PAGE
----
This weekend, the plan is to get some of the one gallon, SMaSH hop explorations underway. These are the hawt new varieties that we have wanted to learn more about and brewing up small batches is a low-risk way to get that knowledge. If I were to brew five gallon batches and I don’t like the hop, I may be in the position of being stuck with a lot of beer I don’t want to drink. The one gallon batch presents a small yield of beer that may not be enjoyable and also keeps the costs low.
The hot hops that I am going to brew with are:
I also have a Down Under IPA on the calendar too. This recipe has a large amount of AU and NZ hops in them. One of the descriptors about the flavor and aroma of these hops that kept coming up was passion fruit.
I first saw it in the description of Simcoe hops. Back then, I was ignorant of what the fruit tasted like. I think I had it in some juice at some point but it was mixed with other flavors.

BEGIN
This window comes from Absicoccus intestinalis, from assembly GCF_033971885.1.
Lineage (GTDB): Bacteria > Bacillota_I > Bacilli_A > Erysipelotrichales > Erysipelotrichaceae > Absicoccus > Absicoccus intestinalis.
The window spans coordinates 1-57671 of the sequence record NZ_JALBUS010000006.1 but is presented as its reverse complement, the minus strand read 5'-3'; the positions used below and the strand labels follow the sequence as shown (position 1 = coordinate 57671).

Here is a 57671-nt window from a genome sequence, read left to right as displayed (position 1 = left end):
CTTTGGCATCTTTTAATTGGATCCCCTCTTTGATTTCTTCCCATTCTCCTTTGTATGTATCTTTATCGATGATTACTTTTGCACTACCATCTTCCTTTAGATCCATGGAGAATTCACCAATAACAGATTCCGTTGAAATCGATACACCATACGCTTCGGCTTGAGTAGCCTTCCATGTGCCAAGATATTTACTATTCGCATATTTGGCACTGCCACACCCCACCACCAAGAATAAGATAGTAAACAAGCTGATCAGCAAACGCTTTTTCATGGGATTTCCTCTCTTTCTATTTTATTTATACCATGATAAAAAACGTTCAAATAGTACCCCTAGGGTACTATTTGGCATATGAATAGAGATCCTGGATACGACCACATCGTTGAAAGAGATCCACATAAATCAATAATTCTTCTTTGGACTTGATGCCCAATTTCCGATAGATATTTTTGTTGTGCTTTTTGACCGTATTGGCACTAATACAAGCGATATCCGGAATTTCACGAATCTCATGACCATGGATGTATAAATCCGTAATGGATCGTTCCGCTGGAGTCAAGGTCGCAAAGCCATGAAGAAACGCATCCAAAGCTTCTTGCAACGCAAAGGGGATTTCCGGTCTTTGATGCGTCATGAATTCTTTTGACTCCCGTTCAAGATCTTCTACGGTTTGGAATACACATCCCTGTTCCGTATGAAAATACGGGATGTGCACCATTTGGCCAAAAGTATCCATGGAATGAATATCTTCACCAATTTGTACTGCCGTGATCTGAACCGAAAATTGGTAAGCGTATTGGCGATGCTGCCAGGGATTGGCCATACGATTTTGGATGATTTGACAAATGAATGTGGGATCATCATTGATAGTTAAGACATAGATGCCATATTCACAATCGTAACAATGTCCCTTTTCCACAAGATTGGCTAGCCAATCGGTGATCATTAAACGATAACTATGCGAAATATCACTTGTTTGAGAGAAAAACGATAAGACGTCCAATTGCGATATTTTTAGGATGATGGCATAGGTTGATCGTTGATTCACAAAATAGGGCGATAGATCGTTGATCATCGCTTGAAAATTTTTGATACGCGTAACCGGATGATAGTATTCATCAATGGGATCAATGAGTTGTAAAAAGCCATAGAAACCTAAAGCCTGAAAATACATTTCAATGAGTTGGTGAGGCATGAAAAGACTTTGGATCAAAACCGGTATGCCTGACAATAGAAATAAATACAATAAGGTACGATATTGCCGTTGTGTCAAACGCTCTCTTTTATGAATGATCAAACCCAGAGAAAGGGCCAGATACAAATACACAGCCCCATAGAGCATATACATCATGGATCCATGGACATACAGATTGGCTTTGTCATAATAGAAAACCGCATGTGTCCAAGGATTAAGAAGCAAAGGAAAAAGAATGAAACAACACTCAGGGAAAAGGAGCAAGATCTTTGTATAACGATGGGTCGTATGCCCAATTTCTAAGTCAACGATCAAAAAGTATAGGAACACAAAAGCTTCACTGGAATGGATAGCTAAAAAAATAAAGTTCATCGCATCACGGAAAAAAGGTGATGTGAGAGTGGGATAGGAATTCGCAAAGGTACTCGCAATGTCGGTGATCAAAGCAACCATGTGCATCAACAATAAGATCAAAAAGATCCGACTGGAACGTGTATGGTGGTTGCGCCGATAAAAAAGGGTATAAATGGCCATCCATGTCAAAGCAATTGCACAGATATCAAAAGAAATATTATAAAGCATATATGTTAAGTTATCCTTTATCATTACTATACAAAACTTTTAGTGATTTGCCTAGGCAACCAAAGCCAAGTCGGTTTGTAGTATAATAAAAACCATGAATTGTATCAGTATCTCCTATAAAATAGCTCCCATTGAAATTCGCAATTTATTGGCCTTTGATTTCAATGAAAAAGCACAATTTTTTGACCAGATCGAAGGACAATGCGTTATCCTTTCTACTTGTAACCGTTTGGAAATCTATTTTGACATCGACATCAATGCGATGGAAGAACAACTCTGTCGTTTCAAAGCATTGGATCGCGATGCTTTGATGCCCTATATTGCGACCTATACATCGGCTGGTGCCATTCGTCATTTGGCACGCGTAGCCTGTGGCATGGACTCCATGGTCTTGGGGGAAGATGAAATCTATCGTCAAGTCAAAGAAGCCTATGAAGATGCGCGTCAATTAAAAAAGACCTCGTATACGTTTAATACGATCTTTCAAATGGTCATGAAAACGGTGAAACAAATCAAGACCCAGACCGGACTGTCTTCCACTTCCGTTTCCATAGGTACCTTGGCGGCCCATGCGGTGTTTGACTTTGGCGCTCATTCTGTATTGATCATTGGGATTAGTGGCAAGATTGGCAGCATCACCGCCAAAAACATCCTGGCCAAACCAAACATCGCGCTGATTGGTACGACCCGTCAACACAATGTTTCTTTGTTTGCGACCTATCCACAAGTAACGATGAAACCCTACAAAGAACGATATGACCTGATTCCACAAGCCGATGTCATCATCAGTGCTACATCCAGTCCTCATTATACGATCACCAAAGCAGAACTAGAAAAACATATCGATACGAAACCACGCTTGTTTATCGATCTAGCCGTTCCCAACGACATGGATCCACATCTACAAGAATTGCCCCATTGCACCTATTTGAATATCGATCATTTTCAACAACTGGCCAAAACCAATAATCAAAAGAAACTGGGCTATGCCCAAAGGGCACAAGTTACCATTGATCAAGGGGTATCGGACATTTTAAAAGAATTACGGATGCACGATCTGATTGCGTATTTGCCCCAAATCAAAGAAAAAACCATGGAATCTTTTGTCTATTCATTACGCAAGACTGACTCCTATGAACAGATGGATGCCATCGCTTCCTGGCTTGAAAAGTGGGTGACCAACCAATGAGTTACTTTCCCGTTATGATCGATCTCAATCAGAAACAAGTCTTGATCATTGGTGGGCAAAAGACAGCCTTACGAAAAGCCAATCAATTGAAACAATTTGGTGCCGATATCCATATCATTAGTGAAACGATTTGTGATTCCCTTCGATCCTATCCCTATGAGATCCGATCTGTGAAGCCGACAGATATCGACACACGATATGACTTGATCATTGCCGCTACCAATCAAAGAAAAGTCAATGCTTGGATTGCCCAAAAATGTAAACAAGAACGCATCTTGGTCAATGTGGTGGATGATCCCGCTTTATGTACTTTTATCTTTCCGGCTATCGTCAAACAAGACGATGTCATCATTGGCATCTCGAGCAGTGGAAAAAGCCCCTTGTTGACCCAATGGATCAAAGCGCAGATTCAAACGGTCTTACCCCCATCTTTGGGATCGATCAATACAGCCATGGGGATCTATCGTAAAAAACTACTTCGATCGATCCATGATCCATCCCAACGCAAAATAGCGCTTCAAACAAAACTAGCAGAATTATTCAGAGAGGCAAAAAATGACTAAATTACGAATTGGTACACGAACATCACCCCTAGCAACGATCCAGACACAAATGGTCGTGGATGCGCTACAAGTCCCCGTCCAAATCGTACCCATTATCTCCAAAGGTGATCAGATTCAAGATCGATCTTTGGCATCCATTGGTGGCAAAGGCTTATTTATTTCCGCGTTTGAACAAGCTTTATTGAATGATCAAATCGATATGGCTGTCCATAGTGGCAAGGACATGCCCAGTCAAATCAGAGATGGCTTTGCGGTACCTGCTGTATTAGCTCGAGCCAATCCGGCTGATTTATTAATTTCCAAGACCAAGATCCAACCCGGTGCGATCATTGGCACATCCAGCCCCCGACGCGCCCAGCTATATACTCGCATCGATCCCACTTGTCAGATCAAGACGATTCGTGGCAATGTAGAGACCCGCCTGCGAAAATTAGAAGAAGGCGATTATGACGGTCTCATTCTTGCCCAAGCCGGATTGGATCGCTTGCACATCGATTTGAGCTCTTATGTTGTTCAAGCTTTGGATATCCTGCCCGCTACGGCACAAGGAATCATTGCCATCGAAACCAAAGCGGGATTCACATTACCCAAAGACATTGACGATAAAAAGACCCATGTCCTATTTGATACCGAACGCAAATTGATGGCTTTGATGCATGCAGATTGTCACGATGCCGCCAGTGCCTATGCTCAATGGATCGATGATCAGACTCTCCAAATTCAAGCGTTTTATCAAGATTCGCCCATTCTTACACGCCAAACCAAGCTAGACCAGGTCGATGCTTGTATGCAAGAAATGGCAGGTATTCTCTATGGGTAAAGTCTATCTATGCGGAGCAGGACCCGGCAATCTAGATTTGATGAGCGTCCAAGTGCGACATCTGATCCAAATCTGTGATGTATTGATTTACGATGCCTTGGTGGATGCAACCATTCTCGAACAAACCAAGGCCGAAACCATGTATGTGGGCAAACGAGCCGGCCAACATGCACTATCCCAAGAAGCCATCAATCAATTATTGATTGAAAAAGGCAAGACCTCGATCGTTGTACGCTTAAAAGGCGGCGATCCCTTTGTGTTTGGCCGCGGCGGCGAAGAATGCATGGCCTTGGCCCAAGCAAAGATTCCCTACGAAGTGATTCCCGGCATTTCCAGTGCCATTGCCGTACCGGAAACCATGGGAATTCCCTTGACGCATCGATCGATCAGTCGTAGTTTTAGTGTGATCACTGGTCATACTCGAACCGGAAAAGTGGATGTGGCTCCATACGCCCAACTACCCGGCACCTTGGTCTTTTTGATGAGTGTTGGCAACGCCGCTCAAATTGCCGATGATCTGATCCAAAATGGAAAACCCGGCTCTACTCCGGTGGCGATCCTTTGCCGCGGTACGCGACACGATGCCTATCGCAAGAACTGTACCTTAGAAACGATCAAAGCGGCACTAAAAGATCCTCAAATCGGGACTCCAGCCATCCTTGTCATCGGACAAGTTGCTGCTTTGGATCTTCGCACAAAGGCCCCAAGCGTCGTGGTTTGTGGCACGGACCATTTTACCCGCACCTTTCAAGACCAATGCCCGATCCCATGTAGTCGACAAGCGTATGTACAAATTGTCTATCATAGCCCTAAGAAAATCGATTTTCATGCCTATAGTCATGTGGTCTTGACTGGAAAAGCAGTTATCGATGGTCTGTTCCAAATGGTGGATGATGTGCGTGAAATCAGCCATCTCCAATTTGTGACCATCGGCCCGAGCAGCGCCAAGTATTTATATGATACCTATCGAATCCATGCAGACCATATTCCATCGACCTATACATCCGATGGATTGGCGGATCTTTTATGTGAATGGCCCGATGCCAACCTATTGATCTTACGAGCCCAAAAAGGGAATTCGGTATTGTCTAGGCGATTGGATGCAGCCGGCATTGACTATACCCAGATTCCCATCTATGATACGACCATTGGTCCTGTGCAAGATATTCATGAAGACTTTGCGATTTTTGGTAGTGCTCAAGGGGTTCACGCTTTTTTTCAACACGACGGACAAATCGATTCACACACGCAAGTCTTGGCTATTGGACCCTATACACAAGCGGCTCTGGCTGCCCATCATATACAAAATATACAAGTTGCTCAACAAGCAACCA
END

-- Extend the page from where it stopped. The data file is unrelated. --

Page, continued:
The Pursuit of Training Your Taste Buds
Beyond training to be a beer judge, it’s good to know what things taste like that are being used to describe beer flavors. Keeping a mind that is open to learn and is always in the pursuit of gaining knowledge led me to buy a passion fruit at the grocery store.
When I brought it home, I had to look online how to eat it. From what I found, I learn that it’s all about scooping the pulp out of the skin and slurping it up.
Here’s some photos of the first tasting:
The fruit is easy to cut open and the pulp was easy to spoon out. A few tastes and I got a good understanding of the flavors. The fruit is pretty tart, it’s got the lemon taste without the lemon scent. There are some notes of melon in there, mostly in the aroma. If you were to take a mild honeydew aroma and match it with some tart lemon flavors, you would have a passion fruit. I can see how this fruit would be used as a way to describe how a hop would smell and taste. It has a very bright tartness that if there is no citrus elements in the finished beer’s hop profile, then you would use passion fruit to describe it.
Let me see if I can commit this flavor to memory and pull it out later when I am tasting beer.